In a few decades, two warring toothbrush giants have carved out a market worth billions, with the help of a little science and some clever marketing. But where does it go next?
Not so long ago a toothbrush was a humble thing. A stick, in essence, with some bristles on the end. But with the rise of the electric toothbrush, they’ve become high-tech accessories. You can buy toothbrushes with associated apps, toothbrushes that automatically access the internet and order you new accessories when they divine that you need them and, for some reason, toothbrushes that are artificially intelligent. They can cost as much as a flatscreen TV or an engagement ring.
An estimated 23 million people in Britain now use electric toothbrushes. Their rise is partly driven by our – somewhat belated – national realisation that oral health is important, and by the fact that we have more disposable income than we did a generation ago.
But it is also a story about the rise of an industry; about a struggle between market pressures and medical requirements; about the blurry line between research and public relations. And, in the end, about whether spending the cost of a weekend away on an ergonomically designed, ultrasonic, matte-black thing which looks like a defunct lightsaber will actually do more good than a £1.50 manual toothbrush from the supermarket. Is the electric toothbrush just a marvel of modern marketing or does it deserve plaudits for achieving what frustrated dentists (and parents) have struggled to do: getting us to spend a little more time brushing our teeth?
he early ones looked like a toilet brush,” says Rachel Bairsto, laughing. She’s the head of the British Dental Association’s in-house museum. Like so many things, electric toothbrushes are probably older than you think. Fridus van der Weijden, a professor of periodontology at the University of Amsterdam, says that early ones existed in the 1930s. But it wasn’t until the 1960s that affordable versions were readily available. One of the early British ones, the Halex Dental, does indeed look like a toilet brush. Its bristles moved in a strange spiral motion. “I don’t think it was very effective,” Bairsto says, laughing again.
Toothbrushes are centuries old – bone-handled, badger- or pig-bristled things were first made in 1780. “They were beautiful things, a fashion accessory,” says Bairsto. The manufacturer, Addis, still exists today. But it wasn’t until the start of the 20th century that they started to become more mainstream. The thing that really kicked them off was war.
In 1899, the British Army was recruiting troops to fight in the Boer War and recruiters were appalled at the health of the men who were turning up. They were stunted, malnourished and had appalling teeth. “It became a national scandal,” Bairsto says. “No one was cleaning their teeth. Many couldn’t chew their food.” The shocking dental health of the nation’s fighting men catalysed a national campaign: dentists were sent to schools to teach brushing technique, setting up “toothbrush clubs” so poorer children could buy brushes. Then came the First World War; returning soldiers, with a toothbrush in their knapsack, spread the habit. The arrival of plastics – the first celluloid-handled brushes were in Woolworth’s in 1908 while nylon bristles replaced animal-derived ones during the Second World War – made them cheaper too.
Then, in 1954, a Swiss inventor, Dr Philippe-Guy Woog, patented the first practical electric toothbrush, the Broxodent. The American Dental Association rapidly endorsed its use and electric toothbrushes quickly took off in the States. (A rival had one of the most well-known slogans of early TV advertising: “You brush with an ordinary toothbrush; but you BRRRRRRUSHHH with a Brossette.”) The British were slower off the mark, but, by the end of the 1960s, there were several on the market. A 1969 copy of Which? Magazine compared various versions of the early electric toothbrushes available to Britons, and found a total of 15, from eight different companies.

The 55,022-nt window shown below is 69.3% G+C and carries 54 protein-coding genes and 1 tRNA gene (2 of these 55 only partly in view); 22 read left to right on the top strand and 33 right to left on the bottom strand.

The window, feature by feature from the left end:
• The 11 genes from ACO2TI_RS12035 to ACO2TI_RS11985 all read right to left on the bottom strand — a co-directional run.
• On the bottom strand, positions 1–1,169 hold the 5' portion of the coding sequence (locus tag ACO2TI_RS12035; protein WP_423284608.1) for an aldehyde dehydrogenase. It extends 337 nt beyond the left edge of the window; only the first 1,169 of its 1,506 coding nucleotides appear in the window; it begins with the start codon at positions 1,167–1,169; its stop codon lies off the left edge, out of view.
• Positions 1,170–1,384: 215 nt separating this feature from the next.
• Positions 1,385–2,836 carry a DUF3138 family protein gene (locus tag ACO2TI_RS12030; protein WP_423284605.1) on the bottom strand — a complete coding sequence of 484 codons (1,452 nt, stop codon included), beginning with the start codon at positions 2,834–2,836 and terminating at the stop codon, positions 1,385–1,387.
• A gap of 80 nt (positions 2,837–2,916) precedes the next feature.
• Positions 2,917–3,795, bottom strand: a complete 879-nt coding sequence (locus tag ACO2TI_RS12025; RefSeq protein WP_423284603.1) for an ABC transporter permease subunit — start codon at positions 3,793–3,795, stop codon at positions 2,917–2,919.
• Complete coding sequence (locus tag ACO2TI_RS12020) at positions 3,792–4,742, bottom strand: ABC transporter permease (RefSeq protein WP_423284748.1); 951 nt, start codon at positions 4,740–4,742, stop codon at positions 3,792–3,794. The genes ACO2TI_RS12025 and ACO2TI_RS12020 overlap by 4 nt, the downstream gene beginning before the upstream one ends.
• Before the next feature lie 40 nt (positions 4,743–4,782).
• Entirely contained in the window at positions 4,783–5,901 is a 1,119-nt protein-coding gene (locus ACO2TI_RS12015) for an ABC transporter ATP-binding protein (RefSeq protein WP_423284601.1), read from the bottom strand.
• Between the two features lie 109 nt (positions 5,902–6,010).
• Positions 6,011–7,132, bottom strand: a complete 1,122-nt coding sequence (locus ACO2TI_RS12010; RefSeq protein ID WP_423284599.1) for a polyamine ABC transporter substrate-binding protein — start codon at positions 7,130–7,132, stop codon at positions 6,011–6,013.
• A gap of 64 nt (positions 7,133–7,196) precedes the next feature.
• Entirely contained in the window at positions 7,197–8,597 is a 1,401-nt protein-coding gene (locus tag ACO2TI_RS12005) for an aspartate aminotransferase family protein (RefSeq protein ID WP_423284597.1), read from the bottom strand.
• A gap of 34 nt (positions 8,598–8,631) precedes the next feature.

The first electric toothbrushes left a lot of room for improvement. They were large and clunky; battery-powered, only two of them rechargeable; and they were expensive. A standard manual toothbrush at the time cost about two shillings and sixpence, or about £2 in today’s money; the electrics went from a bit shy of £2 (about £30 today) to £12 (about £180). But, slowly, they improved. The ropey batteries were replaced by lithium-ion rechargeable ones which lasted for days; the clunky bakelite grips became moulded and stylish. Although there was still no evidence that these things were actually any better for your teeth than a bog-standard toothbrush, an ever more oral-health-conscious population was increasingly willing to pay for them.
One key turning point came in 1987, when David Giuliani, an American electrical engineer, met two professors of dentistry at the University of Washington. Five years of experiments later they released the Sonicare toothbrush; it had a piezoelectric motor which allowed its head to vibrate far faster than older models and used a contactless inductive-coil charging system.
That triggered the start of the Toothbrush Wars. Sonicare was bought up by the Dutch multinational Phillips in 2000; by 2001 it was the top-selling electric toothbrush in the US. In 2005, the pharmaceutical giant Procter & Gamble bought Gillette, which included Oral-B, Sonicare’s main rival. Those two behemoths poured millions into research and development for their products. Suddenly, a toothbrush was no longer simply a means of cleaning your teeth, but a high-tech, precision-engineered accessory. Like the Gillette razors with six blades, ergonomically designed handle and soothing balm strip, each model brought with it new innovations – raising the high water mark for oral hygiene each time.